Blackall’s shear optimism: Outback mayor pins town revival on spinning a yarn

A Central Queensland mayor wants $190 million to build a wool-milling complex of international scale that will boost jobs in the region and loosen China’s grip on the trade.

Dec 02, 2020, updated Dec 03, 2020
Cr Andrew Martin with his wife Louise wants wool production to return to Blackall. (Photo: Sally Cripps, courtesy of Queensland Country Life).

Cr Andrew Martin with his wife Louise wants wool production to return to Blackall. (Photo: Sally Cripps, courtesy of Queensland Country Life).

China’s continuing trade and diplomatic spat with Australia has added a sense of urgency to a proposal from Blackall-Tambo Council to build Australia’s largest wool scour and milling facility in the State’s central-west.

That’s the view of local Mayor Andrew “Marto” Martin, a fourth-generation wool producer and “eternal optimist” who believes his region needs to play to its strengths to shore up its future.

One of those assets lies beneath the ground – the region’s hot Artesian bore water that’s widely acclaimed as one of the world’s best resources for cleaning, or scouring greasy wool once shorn off the sheep’s back.

Blackall, about 1000 km north-west of Brisbane, is already home to the historic wool scour, built in 1908 but closed 70 years later – Australia’s last remaining steam operated wool washing plant – before being revived as a tourist attraction in 2002.

Martin’s proposal is far more ambitious, aiming to process more than 10 million kilograms annually, accounting for about an eighth of Australia’s total wool clip this year.

Of the total volumes produced in Australia, Queensland grows the smallest portion of all the mainland states.

On Martin’s calculations, the facility would need 75 megalitres of water annually, occupying a 250 square metre by 1000 square metre space.

In return, Martin is estimating the project will directly generate 278 full time jobs. He’s also done the calculations that Australian manufacturing – at least in terms of wool – can now compete on labour costs with China.

“I reckon we can actually process a kilo of wool cheaper than they can in China,” he said.

“If we bring 278 full-time jobs to this region and they bring families, that’s an extra 1000 people on an average family size and that means more employment in the town and more services.

“This region was thriving when we had the capacity to process our own wool. I want to see it return and there’s no reason why it can’t happen.”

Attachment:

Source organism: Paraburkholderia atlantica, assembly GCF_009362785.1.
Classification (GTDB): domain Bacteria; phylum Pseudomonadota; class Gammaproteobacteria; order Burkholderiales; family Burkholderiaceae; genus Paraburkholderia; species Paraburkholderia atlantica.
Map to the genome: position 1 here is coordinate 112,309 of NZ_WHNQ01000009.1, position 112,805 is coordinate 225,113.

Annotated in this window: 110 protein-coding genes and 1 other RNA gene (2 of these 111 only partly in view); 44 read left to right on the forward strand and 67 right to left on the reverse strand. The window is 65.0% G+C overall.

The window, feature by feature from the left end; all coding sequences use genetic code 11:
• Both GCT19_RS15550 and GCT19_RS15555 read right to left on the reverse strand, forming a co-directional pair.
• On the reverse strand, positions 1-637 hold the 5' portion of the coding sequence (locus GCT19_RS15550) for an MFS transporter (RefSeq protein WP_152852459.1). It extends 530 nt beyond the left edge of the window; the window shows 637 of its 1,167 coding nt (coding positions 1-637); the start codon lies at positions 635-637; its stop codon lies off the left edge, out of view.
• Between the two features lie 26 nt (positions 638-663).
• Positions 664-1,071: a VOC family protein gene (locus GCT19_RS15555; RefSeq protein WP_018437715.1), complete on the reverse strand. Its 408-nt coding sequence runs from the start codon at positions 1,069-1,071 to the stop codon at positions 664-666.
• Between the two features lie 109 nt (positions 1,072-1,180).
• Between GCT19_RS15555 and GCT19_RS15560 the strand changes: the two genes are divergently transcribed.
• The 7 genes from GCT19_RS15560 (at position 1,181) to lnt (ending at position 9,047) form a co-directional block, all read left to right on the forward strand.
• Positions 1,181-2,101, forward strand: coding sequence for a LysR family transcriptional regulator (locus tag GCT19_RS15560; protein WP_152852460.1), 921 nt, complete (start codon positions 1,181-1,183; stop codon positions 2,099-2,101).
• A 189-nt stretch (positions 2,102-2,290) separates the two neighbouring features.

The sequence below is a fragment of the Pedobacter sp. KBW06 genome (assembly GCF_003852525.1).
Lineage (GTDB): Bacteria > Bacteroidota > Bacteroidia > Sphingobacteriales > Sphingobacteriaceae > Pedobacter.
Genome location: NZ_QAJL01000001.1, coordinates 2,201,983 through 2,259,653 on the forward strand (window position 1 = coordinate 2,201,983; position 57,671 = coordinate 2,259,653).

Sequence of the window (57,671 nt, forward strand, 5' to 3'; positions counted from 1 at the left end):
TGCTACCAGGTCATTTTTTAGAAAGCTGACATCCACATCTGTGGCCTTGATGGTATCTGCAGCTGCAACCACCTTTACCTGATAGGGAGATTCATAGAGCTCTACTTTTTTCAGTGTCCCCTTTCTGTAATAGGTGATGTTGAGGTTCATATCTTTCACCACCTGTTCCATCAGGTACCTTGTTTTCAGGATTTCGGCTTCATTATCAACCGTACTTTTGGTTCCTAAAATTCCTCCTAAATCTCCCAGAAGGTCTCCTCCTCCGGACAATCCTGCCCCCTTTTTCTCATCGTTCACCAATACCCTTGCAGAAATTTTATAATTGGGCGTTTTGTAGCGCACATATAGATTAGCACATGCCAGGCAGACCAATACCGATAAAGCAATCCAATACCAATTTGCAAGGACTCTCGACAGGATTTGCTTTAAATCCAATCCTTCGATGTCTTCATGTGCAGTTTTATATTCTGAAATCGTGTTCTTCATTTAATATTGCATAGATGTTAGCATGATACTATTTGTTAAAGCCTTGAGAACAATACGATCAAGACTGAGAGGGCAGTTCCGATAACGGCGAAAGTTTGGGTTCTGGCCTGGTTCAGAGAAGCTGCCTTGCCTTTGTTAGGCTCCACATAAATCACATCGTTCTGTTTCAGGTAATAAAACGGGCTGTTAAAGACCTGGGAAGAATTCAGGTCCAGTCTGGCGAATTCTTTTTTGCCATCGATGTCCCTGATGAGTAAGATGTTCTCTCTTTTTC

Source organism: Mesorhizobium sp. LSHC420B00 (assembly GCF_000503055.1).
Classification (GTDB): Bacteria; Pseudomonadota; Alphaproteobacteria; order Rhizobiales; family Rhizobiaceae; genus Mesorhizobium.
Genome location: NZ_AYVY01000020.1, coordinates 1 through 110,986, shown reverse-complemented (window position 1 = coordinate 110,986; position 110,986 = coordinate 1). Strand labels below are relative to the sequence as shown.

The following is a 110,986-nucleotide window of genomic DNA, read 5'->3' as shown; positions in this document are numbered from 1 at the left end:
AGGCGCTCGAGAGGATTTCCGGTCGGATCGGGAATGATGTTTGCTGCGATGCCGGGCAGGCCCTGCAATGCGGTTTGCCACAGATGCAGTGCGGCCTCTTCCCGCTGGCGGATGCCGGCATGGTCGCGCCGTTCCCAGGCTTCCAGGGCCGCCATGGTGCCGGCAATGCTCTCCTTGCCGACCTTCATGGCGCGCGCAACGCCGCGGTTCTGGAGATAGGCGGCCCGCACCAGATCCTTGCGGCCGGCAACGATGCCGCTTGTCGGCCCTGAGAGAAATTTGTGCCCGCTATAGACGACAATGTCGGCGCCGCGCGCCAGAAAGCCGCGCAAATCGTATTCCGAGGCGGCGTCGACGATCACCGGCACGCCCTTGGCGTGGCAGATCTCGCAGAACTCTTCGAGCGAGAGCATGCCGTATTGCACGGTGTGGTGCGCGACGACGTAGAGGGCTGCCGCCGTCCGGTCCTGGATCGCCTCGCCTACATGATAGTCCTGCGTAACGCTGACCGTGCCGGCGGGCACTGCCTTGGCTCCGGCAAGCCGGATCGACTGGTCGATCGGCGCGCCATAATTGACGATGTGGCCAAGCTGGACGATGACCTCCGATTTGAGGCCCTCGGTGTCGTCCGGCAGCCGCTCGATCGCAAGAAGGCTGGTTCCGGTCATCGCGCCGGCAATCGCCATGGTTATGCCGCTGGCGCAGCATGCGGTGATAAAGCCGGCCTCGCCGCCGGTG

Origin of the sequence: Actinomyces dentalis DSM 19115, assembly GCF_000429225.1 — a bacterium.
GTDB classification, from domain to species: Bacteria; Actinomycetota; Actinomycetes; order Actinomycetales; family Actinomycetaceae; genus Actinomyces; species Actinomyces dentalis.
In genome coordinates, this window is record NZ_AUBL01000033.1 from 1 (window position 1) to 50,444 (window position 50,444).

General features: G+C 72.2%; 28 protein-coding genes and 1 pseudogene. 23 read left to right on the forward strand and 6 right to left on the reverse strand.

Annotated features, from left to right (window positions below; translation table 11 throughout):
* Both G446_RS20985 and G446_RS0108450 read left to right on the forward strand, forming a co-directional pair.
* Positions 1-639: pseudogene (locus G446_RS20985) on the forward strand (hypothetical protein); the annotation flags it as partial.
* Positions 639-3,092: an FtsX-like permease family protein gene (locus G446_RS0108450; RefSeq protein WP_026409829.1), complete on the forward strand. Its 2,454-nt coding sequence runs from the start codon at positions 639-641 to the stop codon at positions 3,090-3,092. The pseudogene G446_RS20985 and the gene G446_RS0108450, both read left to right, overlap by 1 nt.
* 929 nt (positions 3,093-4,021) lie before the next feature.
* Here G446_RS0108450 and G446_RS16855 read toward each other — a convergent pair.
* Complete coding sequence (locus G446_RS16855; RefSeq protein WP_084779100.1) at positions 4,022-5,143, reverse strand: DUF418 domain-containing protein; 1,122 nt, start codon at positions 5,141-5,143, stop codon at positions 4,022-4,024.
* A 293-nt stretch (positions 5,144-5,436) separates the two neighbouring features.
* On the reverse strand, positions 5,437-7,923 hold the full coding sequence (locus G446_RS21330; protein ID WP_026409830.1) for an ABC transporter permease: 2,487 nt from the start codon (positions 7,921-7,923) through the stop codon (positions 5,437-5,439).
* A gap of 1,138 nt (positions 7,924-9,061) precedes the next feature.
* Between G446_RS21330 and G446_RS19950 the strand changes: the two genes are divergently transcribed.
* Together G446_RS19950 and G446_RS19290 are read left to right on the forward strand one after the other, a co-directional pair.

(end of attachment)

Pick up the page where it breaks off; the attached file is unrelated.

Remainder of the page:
Except the capital investment. Martin says he’s not interested in government funding and is currently starting talks with major investors keen to hear more about the project’s benefits.

Martin says the current diplomatic scrap between China and Australia couldn’t have come at a better time in terms of illustrating the risks associated with sending the bulk of your business to one customer.

He said the scale of the project would put the facility in the box seat to provide Australian woolgrowers with some local buffer against international shocks such as pandemics and trade tensions that have disrupted overseas processing for some of 2020.

China, which has already taken aim at other agricultural commodities this year such as beef, barley, seafood and wine, is certainly on the radar of Australia’s wool producers, and with good reason.

The country accounts for about 90 per cent of Australia’s greasy wool exports, leaving our shores and then processed for use in China’s textile and clothing market or sent across the world to the high-end fashion houses of Europe and North America.

The remaining 10 per cent of Australia’s greasy wool exports are shared between 10 other countries such as India, Italy, New Zealand, Thailand and the US.

Stuart McCullough, the CEO of AWI, the body in charge of marketing Australian wool, acknowledged at the organisation’s recent AGM that new markets were being actively pursued, but fell short of speculating on whether this was a contingency plan in case of adverse action from China.

“China is Australian wool’s biggest customer for many reasons including the size of its population, climate and growing affluence,” he said.

“They are a unique partner from a manufacturing point of view, but also from a consumption point of view as they are now consuming half of the Australian wool clip they buy domestically.

“In terms of major economies to recover from the disruption due to COVID-19 China is the clubhouse leader, by a long way. We are making the most of that with our current marketing campaign which is creating demand for wool and importantly leading to extra sales.

“AWI has also pursued an Emerging Markets strategy for eight years. That has seen an increase in processing and consumption of wool in places including India, Vietnam, Bangladesh and Sri Lanka.”

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